Vaccines Became a Polarizing Issue Long Before COVID-19
A new study looks at when politics began to shape Americans’ opinions about vaccines and how sharp the divide between Democrats and Republicans has become.
By Bonnie Eissner
Once upon a time, not too long ago, getting a vaccine for a deadly disease was considered a health decision, not a political one. Today, many Americans base their decision to get vaccinated against COVID-19 or the flu on their political beliefs. A new study co-authored by Professor David R. Jones (GC/Baruch, Political Science) offers a detailed picture of this polarization of public opinion, including when it emerged and how much it has intensified.
In the paper, published as a preprint, Jones and his co-author, Monika L. McDermott, a professor of political science at Fordham University, analyzed public opinion data from the last 20 years on Americans’ attitudes toward vaccines and people’s willingness to get vaccinated and vaccinate their children. Their research shows that the stark political divide in Americans’ attitude towards vaccines, particularly COVID-19 vaccines, is part of a trend that began over a decade ago.
According to the study, before 2008, Americans’ attitudes about getting vaccines were largely apolitical. After that, Republicans became more skeptical about vaccines, while Democrats grew more supportive of them. The authors note that this split preceded the COVID-19 pandemic, which heightened the divergence, but didn’t start it.
“I view this as almost a new frontier,” Jones told the Graduate Center. “This is how bad partisan polarization has gotten, that in the area of medicine, and medicine that can save people from life-threatening diseases, that it’s affecting people’s attitudes.”
Tellingly, in one section of the study, Jones and McDermott analyze Gallup Poll data showing Democrats’ and Republicans’ willingness to take the six vaccines that were developed over the past 70 years for polio, Asian flu, swine flu (1976 and 2009), smallpox, and COVID-19. In each case, most respondents — between 54% and 66% — were willing to take the new, yet-to-be released vaccines. Attitudes about the earliest three vaccines among members of the two political parties were similar, but beginning in 2002, with the smallpox vaccine, that changed. Democrats’ and Republicans’ willingness to take the three most recent vaccines differed by double digits. By 2020, when people were asked about taking the COVID-19 vaccine, 83% of Democrats said they were willing take the new vaccine, compared to just 46% of Republicans.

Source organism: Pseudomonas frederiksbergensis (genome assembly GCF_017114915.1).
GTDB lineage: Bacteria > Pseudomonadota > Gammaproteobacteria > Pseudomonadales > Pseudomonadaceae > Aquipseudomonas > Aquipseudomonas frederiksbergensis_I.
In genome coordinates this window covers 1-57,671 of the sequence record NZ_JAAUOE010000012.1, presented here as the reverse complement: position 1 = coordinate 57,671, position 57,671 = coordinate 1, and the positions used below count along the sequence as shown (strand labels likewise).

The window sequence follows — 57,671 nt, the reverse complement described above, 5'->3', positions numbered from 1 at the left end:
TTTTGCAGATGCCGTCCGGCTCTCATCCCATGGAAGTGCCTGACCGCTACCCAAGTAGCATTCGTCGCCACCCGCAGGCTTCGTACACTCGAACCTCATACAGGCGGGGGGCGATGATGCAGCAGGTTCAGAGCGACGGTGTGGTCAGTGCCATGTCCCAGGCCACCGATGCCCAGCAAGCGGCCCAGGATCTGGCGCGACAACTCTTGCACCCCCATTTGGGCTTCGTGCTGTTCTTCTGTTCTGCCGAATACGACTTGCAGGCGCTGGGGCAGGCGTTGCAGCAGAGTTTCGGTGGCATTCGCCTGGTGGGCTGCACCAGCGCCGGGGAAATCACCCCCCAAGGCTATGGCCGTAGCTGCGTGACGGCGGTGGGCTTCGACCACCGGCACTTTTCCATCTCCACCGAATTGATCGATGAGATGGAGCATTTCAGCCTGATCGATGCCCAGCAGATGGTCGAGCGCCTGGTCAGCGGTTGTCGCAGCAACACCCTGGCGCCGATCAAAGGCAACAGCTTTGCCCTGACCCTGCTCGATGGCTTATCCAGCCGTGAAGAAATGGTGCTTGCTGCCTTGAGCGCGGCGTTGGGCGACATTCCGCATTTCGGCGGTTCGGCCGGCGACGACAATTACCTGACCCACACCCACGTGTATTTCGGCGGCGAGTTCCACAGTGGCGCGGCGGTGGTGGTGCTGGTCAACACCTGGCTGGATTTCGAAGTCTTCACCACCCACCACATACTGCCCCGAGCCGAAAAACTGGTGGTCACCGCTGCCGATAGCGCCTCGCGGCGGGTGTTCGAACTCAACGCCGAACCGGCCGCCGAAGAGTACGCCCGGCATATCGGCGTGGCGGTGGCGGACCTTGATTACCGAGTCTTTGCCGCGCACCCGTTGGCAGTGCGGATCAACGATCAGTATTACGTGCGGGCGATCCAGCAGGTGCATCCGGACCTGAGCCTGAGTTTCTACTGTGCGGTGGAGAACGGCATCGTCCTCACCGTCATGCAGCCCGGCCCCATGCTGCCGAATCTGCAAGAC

Another series of polls about people’s support for requiring certain childhood vaccines shows that Democrats and Republicans had similar attitudes in 2009, but after that, their opinions split, with Democrats increasingly supportive of childhood vaccination requirements and Republicans less in favor of them.
Americans, according to the study, are now receiving more information about vaccines, but a larger proportion of that information is negative. At the same time, Americans have grown increasingly skeptical about the usefulness and safety of vaccines and the importance of requiring vaccinations. The authors report a notable drop in vaccine support between 2008 and 2015 and a second, sharp plummet beginning in 2020 when the COVID-19 pandemic hit.
Despite the souring view of vaccines and the pull of party politics, policy still has sway, the authors note. Through 2017, more than 90% of children, aged 19 to 35 months, received the measles, mumps, rubella (MMR) vaccine, which all 50 states mandate, even though attitudes about childhood vaccines became more negative. Likewise, a 2005 recommendation from the Centers for Disease Control and Prevention (CDC) that every American get vaccinated against the flu correlates with more people doing just that. Annual flu vaccination rates among adults rose from 21% in 2005 to 48% in 2020.
Jones, in an interview, commented on the power of policy to drive behavior, but he remains pessimistic about the likelihood of Americans making a sharp U-turn in their partisan attitudes toward vaccines. He attributes much of this polarization to people being led by politicians who take different stances on vaccines and the science behind them. So, in theory, a change in politicians’ views could help turn the tide. “There are moments when something seems important enough, and the leaders are agreeing, and the public sees that, and they kind of follow in lockstep,” Jones said. “So it's possible, but I'm not sure that it’s probable in the near term.”
Published by the Office of Communications and Marketing